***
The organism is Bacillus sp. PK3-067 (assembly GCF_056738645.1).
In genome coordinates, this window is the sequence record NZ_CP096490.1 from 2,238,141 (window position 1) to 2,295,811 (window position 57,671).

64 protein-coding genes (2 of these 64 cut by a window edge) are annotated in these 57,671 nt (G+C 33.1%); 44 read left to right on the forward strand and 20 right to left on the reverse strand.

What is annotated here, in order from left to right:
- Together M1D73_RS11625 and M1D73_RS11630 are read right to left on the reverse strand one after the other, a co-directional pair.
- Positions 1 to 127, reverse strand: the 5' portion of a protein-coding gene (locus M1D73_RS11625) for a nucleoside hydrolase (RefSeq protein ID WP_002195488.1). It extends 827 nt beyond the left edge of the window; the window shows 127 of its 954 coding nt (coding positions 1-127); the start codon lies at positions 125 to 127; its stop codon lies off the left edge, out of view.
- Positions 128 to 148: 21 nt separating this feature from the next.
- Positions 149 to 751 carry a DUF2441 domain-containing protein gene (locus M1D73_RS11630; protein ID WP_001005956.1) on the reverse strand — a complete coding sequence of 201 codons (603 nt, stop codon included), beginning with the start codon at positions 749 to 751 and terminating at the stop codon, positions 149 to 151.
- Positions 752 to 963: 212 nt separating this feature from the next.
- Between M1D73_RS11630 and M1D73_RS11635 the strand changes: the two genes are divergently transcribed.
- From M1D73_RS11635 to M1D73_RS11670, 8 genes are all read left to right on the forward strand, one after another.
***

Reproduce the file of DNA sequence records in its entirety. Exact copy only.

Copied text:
The organism is Bacillus sp. PK3-067 (assembly GCF_056738645.1).
In genome coordinates, this window is the sequence record NZ_CP096490.1 from 2,238,141 (window position 1) to 2,295,811 (window position 57,671).

64 protein-coding genes (2 of these 64 cut by a window edge) are annotated in these 57,671 nt (G+C 33.1%); 44 read left to right on the forward strand and 20 right to left on the reverse strand.

What is annotated here, in order from left to right:
- Together M1D73_RS11625 and M1D73_RS11630 are read right to left on the reverse strand one after the other, a co-directional pair.
- Positions 1 to 127, reverse strand: the 5' portion of a protein-coding gene (locus M1D73_RS11625) for a nucleoside hydrolase (RefSeq protein ID WP_002195488.1). It extends 827 nt beyond the left edge of the window; the window shows 127 of its 954 coding nt (coding positions 1-127); the start codon lies at positions 125 to 127; its stop codon lies off the left edge, out of view.
- Positions 128 to 148: 21 nt separating this feature from the next.
- Positions 149 to 751 carry a DUF2441 domain-containing protein gene (locus M1D73_RS11630; protein ID WP_001005956.1) on the reverse strand — a complete coding sequence of 201 codons (603 nt, stop codon included), beginning with the start codon at positions 749 to 751 and terminating at the stop codon, positions 149 to 151.
- Positions 752 to 963: 212 nt separating this feature from the next.
- Between M1D73_RS11630 and M1D73_RS11635 the strand changes: the two genes are divergently transcribed.
- From M1D73_RS11635 to M1D73_RS11670, 8 genes are all read left to right on the forward strand, one after another.